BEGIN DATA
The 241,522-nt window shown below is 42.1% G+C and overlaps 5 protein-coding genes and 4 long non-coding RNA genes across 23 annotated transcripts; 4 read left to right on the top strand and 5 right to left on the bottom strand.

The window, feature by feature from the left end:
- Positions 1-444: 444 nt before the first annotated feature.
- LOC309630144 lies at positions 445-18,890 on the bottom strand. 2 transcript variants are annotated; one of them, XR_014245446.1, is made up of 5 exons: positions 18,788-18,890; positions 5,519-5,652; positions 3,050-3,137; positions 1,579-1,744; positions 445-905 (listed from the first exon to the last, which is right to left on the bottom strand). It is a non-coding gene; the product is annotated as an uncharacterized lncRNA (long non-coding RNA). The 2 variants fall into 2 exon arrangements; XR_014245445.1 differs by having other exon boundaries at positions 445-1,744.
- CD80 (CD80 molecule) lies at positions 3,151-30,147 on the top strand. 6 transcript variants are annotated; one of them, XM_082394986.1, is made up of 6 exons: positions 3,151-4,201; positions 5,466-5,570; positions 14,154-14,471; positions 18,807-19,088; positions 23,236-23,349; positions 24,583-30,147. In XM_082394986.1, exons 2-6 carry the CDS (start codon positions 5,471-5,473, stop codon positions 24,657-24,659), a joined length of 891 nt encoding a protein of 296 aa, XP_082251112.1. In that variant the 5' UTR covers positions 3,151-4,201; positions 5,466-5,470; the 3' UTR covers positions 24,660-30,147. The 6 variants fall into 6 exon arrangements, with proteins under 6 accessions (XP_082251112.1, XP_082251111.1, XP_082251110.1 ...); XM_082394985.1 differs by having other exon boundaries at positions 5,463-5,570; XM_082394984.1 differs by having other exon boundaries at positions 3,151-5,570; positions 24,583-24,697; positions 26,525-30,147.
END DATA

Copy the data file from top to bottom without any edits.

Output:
The 241,522-nt window shown below is 42.1% G+C and overlaps 5 protein-coding genes and 4 long non-coding RNA genes across 23 annotated transcripts; 4 read left to right on the top strand and 5 right to left on the bottom strand.

The window, feature by feature from the left end:
- Positions 1-444: 444 nt before the first annotated feature.
- LOC309630144 lies at positions 445-18,890 on the bottom strand. 2 transcript variants are annotated; one of them, XR_014245446.1, is made up of 5 exons: positions 18,788-18,890; positions 5,519-5,652; positions 3,050-3,137; positions 1,579-1,744; positions 445-905 (listed from the first exon to the last, which is right to left on the bottom strand). It is a non-coding gene; the product is annotated as an uncharacterized lncRNA (long non-coding RNA). The 2 variants fall into 2 exon arrangements; XR_014245445.1 differs by having other exon boundaries at positions 445-1,744.
- CD80 (CD80 molecule) lies at positions 3,151-30,147 on the top strand. 6 transcript variants are annotated; one of them, XM_082394986.1, is made up of 6 exons: positions 3,151-4,201; positions 5,466-5,570; positions 14,154-14,471; positions 18,807-19,088; positions 23,236-23,349; positions 24,583-30,147. In XM_082394986.1, exons 2-6 carry the CDS (start codon positions 5,471-5,473, stop codon positions 24,657-24,659), a joined length of 891 nt encoding a protein of 296 aa, XP_082251112.1. In that variant the 5' UTR covers positions 3,151-4,201; positions 5,466-5,470; the 3' UTR covers positions 24,660-30,147. The 6 variants fall into 6 exon arrangements, with proteins under 6 accessions (XP_082251112.1, XP_082251111.1, XP_082251110.1 ...); XM_082394985.1 differs by having other exon boundaries at positions 5,463-5,570; XM_082394984.1 differs by having other exon boundaries at positions 3,151-5,570; positions 24,583-24,697; positions 26,525-30,147.